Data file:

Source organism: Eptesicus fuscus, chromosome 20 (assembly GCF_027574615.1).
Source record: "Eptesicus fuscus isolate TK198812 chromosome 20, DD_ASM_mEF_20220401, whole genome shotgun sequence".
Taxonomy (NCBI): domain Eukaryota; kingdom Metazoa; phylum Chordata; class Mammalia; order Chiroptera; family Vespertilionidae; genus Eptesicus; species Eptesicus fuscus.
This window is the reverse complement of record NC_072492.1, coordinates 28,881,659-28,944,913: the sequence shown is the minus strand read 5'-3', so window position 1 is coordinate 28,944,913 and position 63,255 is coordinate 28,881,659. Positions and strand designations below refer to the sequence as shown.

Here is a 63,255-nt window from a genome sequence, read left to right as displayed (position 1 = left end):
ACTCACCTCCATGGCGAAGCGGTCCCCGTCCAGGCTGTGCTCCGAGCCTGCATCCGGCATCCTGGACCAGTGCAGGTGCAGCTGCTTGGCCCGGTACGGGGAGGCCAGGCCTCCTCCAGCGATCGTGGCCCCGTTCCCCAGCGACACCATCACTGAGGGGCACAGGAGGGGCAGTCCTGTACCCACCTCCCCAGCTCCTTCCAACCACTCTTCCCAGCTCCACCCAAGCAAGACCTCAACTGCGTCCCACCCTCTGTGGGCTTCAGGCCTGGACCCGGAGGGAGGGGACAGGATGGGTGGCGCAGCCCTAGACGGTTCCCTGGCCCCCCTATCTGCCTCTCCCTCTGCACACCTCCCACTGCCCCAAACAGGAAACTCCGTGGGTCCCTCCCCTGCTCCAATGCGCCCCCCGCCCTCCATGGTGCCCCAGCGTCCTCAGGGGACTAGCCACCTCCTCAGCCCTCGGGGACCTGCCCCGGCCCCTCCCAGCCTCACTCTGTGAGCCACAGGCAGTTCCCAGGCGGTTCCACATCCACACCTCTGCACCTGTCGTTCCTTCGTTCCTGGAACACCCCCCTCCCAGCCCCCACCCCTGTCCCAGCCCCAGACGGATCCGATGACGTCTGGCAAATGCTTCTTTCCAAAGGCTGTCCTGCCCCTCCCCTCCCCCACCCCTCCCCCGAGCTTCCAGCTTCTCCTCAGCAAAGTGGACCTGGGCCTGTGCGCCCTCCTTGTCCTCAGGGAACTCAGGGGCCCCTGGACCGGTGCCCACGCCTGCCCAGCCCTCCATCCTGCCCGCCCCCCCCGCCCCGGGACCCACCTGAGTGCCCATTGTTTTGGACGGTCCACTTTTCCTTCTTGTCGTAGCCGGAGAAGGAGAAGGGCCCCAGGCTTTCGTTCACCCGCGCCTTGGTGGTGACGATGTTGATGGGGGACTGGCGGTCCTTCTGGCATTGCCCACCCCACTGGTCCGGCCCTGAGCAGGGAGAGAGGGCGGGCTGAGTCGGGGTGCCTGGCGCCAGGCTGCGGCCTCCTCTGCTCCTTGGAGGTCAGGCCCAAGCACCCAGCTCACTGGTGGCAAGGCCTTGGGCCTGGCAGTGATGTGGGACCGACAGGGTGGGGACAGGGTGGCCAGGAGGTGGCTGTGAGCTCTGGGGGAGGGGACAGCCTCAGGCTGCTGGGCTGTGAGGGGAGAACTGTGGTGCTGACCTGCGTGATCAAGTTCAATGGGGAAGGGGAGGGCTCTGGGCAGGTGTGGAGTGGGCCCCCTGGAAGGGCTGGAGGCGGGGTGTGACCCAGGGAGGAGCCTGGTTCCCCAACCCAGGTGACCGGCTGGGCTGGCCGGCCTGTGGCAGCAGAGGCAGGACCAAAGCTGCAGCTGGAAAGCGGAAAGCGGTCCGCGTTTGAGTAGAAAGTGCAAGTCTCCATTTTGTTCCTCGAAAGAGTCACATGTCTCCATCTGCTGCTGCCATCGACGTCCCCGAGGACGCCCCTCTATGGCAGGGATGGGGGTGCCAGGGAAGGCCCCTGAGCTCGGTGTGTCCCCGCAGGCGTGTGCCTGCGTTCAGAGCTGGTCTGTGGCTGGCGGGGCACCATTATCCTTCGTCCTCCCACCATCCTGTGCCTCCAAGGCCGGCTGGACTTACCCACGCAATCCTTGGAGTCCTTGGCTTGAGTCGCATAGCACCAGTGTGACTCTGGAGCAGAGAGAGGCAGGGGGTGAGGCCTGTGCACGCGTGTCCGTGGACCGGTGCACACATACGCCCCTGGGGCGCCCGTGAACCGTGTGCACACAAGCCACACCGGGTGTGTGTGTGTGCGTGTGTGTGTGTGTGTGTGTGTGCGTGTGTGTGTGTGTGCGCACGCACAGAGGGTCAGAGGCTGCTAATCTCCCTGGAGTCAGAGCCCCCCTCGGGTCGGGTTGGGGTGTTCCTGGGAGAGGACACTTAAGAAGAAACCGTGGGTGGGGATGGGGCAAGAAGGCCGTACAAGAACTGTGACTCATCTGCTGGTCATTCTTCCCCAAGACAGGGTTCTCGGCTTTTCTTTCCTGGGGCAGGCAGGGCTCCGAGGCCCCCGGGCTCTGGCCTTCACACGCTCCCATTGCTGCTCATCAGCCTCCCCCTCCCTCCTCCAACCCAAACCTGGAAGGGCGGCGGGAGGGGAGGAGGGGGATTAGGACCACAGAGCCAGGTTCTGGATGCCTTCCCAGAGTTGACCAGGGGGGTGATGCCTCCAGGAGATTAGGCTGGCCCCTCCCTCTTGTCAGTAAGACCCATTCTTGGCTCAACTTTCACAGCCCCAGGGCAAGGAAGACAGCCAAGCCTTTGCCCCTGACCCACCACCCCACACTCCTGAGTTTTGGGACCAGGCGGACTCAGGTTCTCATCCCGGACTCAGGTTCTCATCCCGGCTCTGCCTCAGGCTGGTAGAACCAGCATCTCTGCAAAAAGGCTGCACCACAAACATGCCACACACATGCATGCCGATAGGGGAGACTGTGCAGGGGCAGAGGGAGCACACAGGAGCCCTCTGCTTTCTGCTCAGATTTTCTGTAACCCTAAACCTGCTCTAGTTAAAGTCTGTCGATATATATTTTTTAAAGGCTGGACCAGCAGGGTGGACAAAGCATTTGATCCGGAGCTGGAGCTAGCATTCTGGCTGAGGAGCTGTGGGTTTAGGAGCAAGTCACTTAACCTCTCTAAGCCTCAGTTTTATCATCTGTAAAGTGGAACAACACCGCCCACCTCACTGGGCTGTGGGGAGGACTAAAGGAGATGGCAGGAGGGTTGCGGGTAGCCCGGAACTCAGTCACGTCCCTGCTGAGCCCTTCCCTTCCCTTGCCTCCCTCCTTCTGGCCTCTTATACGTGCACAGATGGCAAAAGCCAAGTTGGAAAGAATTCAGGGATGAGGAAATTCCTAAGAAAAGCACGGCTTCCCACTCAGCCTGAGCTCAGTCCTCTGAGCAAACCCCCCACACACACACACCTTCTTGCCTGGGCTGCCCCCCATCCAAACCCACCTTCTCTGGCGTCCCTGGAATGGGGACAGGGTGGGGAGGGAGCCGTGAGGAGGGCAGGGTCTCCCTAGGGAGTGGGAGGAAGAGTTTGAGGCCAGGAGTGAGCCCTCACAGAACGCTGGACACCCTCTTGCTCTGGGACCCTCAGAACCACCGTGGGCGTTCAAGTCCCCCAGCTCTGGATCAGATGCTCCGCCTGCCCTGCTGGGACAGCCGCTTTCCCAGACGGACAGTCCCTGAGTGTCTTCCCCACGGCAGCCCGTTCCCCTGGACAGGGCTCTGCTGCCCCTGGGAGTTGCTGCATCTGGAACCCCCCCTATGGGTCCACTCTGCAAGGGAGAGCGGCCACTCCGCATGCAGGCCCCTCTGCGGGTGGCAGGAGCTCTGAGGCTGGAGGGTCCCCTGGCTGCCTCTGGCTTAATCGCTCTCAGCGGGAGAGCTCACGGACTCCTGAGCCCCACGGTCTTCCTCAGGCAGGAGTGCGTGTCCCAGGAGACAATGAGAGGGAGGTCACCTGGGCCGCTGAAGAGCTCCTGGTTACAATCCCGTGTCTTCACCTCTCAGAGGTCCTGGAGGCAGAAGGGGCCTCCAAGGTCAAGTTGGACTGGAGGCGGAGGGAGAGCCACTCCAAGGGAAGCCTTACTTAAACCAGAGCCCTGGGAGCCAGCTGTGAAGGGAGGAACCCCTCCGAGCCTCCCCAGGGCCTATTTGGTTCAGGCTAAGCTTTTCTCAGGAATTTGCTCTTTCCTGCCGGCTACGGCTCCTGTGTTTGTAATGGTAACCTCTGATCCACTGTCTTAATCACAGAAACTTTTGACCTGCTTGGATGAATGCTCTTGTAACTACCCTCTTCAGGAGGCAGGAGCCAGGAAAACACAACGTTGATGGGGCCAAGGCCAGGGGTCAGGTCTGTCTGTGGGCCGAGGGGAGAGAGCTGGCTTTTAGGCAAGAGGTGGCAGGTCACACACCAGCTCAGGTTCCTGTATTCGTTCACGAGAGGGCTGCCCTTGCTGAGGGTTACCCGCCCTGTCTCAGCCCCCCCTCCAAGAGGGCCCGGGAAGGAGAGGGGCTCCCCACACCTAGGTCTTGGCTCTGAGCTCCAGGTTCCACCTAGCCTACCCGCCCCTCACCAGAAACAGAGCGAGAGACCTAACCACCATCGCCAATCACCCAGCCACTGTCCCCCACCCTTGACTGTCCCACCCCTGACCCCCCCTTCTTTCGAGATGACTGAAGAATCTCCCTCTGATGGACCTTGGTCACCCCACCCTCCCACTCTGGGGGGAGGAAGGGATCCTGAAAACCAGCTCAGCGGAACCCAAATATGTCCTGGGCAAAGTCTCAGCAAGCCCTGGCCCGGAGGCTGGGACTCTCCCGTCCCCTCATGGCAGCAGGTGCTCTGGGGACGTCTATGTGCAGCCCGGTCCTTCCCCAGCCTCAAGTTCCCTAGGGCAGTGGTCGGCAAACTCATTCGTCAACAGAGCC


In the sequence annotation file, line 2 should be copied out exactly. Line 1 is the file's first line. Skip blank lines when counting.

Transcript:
Source record: "Eptesicus fuscus isolate TK198812 chromosome 20, DD_ASM_mEF_20220401, whole genome shotgun sequence".